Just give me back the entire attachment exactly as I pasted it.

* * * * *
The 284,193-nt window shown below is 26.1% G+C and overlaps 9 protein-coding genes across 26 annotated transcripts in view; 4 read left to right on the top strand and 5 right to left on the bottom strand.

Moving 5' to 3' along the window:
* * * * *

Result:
The 284,193-nt window shown below is 26.1% G+C and overlaps 9 protein-coding genes across 26 annotated transcripts in view; 4 read left to right on the top strand and 5 right to left on the bottom strand.

Moving 5' to 3' along the window: